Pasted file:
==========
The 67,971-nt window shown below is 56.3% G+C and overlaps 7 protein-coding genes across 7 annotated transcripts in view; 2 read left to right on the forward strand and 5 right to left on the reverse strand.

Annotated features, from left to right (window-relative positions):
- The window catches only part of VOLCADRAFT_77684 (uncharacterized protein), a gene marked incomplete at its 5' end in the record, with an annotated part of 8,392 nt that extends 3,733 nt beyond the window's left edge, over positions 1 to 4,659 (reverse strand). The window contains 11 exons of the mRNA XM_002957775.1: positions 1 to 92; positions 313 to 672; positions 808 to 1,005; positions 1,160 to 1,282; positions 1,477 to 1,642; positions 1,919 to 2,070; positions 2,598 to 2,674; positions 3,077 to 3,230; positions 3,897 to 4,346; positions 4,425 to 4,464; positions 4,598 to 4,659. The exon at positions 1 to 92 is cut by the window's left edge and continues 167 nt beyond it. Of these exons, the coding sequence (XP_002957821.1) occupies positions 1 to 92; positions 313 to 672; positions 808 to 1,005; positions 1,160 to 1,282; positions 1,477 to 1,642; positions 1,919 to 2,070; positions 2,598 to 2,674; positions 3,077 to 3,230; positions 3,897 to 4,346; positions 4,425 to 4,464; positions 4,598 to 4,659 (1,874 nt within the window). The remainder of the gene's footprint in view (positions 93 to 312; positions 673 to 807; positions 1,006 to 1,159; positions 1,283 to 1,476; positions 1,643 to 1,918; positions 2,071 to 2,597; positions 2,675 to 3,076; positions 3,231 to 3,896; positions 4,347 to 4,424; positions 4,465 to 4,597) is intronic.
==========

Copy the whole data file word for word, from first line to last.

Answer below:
The 67,971-nt window shown below is 56.3% G+C and overlaps 7 protein-coding genes across 7 annotated transcripts in view; 2 read left to right on the forward strand and 5 right to left on the reverse strand.

Annotated features, from left to right (window-relative positions):
- The window catches only part of VOLCADRAFT_77684 (uncharacterized protein), a gene marked incomplete at its 5' end in the record, with an annotated part of 8,392 nt that extends 3,733 nt beyond the window's left edge, over positions 1 to 4,659 (reverse strand). The window contains 11 exons of the mRNA XM_002957775.1: positions 1 to 92; positions 313 to 672; positions 808 to 1,005; positions 1,160 to 1,282; positions 1,477 to 1,642; positions 1,919 to 2,070; positions 2,598 to 2,674; positions 3,077 to 3,230; positions 3,897 to 4,346; positions 4,425 to 4,464; positions 4,598 to 4,659. The exon at positions 1 to 92 is cut by the window's left edge and continues 167 nt beyond it. Of these exons, the coding sequence (XP_002957821.1) occupies positions 1 to 92; positions 313 to 672; positions 808 to 1,005; positions 1,160 to 1,282; positions 1,477 to 1,642; positions 1,919 to 2,070; positions 2,598 to 2,674; positions 3,077 to 3,230; positions 3,897 to 4,346; positions 4,425 to 4,464; positions 4,598 to 4,659 (1,874 nt within the window). The remainder of the gene's footprint in view (positions 93 to 312; positions 673 to 807; positions 1,006 to 1,159; positions 1,283 to 1,476; positions 1,643 to 1,918; positions 2,071 to 2,597; positions 2,675 to 3,076; positions 3,231 to 3,896; positions 4,347 to 4,424; positions 4,465 to 4,597) is intronic.